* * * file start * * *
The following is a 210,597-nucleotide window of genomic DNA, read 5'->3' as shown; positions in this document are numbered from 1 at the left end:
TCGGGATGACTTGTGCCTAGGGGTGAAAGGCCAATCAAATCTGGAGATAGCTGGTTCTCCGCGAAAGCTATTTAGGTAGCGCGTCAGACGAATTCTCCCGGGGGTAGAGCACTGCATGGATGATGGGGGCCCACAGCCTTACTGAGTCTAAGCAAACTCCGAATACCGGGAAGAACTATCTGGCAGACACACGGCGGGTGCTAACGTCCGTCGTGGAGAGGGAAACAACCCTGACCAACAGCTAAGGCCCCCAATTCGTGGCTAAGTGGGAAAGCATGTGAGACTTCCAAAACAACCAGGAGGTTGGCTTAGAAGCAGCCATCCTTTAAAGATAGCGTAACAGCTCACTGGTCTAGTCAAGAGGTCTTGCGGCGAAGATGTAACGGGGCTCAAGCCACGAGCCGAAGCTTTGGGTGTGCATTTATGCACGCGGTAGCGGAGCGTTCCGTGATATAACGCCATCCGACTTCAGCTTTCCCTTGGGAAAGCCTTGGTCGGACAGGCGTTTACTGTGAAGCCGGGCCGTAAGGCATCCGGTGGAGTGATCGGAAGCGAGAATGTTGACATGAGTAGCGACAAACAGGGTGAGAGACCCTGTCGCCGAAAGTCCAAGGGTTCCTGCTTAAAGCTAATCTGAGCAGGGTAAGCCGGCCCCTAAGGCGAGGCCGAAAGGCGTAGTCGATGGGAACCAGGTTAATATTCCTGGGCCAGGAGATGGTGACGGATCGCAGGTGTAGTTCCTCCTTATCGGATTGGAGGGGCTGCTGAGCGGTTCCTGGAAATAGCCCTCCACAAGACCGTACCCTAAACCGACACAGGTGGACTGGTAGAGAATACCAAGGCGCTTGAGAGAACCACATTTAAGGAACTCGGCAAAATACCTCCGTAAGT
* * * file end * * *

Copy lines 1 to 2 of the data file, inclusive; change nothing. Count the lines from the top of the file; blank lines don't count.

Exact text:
The following is a 210,597-nucleotide window of genomic DNA, read 5'->3' as shown; positions in this document are numbered from 1 at the left end:
TCGGGATGACTTGTGCCTAGGGGTGAAAGGCCAATCAAATCTGGAGATAGCTGGTTCTCCGCGAAAGCTATTTAGGTAGCGCGTCAGACGAATTCTCCCGGGGGTAGAGCACTGCATGGATGATGGGGGCCCACAGCCTTACTGAGTCTAAGCAAACTCCGAATACCGGGAAGAACTATCTGGCAGACACACGGCGGGTGCTAACGTCCGTCGTGGAGAGGGAAACAACCCTGACCAACAGCTAAGGCCCCCAATTCGTGGCTAAGTGGGAAAGCATGTGAGACTTCCAAAACAACCAGGAGGTTGGCTTAGAAGCAGCCATCCTTTAAAGATAGCGTAACAGCTCACTGGTCTAGTCAAGAGGTCTTGCGGCGAAGATGTAACGGGGCTCAAGCCACGAGCCGAAGCTTTGGGTGTGCATTTATGCACGCGGTAGCGGAGCGTTCCGTGATATAACGCCATCCGACTTCAGCTTTCCCTTGGGAAAGCCTTGGTCGGACAGGCGTTTACTGTGAAGCCGGGCCGTAAGGCATCCGGTGGAGTGATCGGAAGCGAGAATGTTGACATGAGTAGCGACAAACAGGGTGAGAGACCCTGTCGCCGAAAGTCCAAGGGTTCCTGCTTAAAGCTAATCTGAGCAGGGTAAGCCGGCCCCTAAGGCGAGGCCGAAAGGCGTAGTCGATGGGAACCAGGTTAATATTCCTGGGCCAGGAGATGGTGACGGATCGCAGGTGTAGTTCCTCCTTATCGGATTGGAGGGGCTGCTGAGCGGTTCCTGGAAATAGCCCTCCACAAGACCGTACCCTAAACCGACACAGGTGGACTGGTAGAGAATACCAAGGCGCTTGAGAGAACCACATTTAAGGAACTCGGCAAAATACCTCCGTAAGT